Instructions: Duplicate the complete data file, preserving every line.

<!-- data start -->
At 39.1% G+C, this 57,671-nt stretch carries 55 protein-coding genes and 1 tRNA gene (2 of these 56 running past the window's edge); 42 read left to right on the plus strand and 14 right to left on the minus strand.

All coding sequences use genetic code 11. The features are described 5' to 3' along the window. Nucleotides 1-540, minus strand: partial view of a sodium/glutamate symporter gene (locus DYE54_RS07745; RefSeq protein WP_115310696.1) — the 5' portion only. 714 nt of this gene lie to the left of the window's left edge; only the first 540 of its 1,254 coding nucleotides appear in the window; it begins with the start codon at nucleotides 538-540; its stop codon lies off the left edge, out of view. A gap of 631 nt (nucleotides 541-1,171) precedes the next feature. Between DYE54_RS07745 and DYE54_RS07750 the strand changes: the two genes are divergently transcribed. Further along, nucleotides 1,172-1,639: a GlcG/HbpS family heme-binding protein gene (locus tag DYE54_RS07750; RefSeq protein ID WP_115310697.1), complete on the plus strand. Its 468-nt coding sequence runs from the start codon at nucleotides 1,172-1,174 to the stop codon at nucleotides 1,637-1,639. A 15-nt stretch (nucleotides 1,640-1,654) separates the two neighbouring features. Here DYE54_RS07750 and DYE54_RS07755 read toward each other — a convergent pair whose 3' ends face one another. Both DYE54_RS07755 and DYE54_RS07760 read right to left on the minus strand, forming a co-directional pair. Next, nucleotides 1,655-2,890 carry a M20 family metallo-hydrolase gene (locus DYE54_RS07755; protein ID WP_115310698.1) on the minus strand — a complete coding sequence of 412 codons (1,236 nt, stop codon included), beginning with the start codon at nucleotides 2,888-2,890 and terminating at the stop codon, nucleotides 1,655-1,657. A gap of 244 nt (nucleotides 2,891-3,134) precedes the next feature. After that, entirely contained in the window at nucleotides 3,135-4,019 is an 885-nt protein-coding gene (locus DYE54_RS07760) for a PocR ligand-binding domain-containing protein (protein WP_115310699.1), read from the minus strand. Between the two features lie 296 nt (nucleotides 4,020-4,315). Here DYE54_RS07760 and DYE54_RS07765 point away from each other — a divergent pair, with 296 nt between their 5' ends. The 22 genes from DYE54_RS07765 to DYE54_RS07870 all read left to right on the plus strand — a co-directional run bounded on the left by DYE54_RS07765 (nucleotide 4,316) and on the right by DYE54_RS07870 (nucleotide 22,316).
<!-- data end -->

At 39.1% G+C, this 57,671-nt stretch carries 55 protein-coding genes and 1 tRNA gene (2 of these 56 running past the window's edge); 42 read left to right on the plus strand and 14 right to left on the minus strand.

All coding sequences use genetic code 11. The features are described 5' to 3' along the window. Nucleotides 1-540, minus strand: partial view of a sodium/glutamate symporter gene (locus DYE54_RS07745; RefSeq protein WP_115310696.1) — the 5' portion only. 714 nt of this gene lie to the left of the window's left edge; only the first 540 of its 1,254 coding nucleotides appear in the window; it begins with the start codon at nucleotides 538-540; its stop codon lies off the left edge, out of view. A gap of 631 nt (nucleotides 541-1,171) precedes the next feature. Between DYE54_RS07745 and DYE54_RS07750 the strand changes: the two genes are divergently transcribed. Further along, nucleotides 1,172-1,639: a GlcG/HbpS family heme-binding protein gene (locus tag DYE54_RS07750; RefSeq protein ID WP_115310697.1), complete on the plus strand. Its 468-nt coding sequence runs from the start codon at nucleotides 1,172-1,174 to the stop codon at nucleotides 1,637-1,639. A 15-nt stretch (nucleotides 1,640-1,654) separates the two neighbouring features. Here DYE54_RS07750 and DYE54_RS07755 read toward each other — a convergent pair whose 3' ends face one another. Both DYE54_RS07755 and DYE54_RS07760 read right to left on the minus strand, forming a co-directional pair. Next, nucleotides 1,655-2,890 carry a M20 family metallo-hydrolase gene (locus DYE54_RS07755; protein ID WP_115310698.1) on the minus strand — a complete coding sequence of 412 codons (1,236 nt, stop codon included), beginning with the start codon at nucleotides 2,888-2,890 and terminating at the stop codon, nucleotides 1,655-1,657. A gap of 244 nt (nucleotides 2,891-3,134) precedes the next feature. After that, entirely contained in the window at nucleotides 3,135-4,019 is an 885-nt protein-coding gene (locus DYE54_RS07760) for a PocR ligand-binding domain-containing protein (protein WP_115310699.1), read from the minus strand. Between the two features lie 296 nt (nucleotides 4,020-4,315). Here DYE54_RS07760 and DYE54_RS07765 point away from each other — a divergent pair, with 296 nt between their 5' ends. The 22 genes from DYE54_RS07765 to DYE54_RS07870 all read left to right on the plus strand — a co-directional run bounded on the left by DYE54_RS07765 (nucleotide 4,316) and on the right by DYE54_RS07870 (nucleotide 22,316).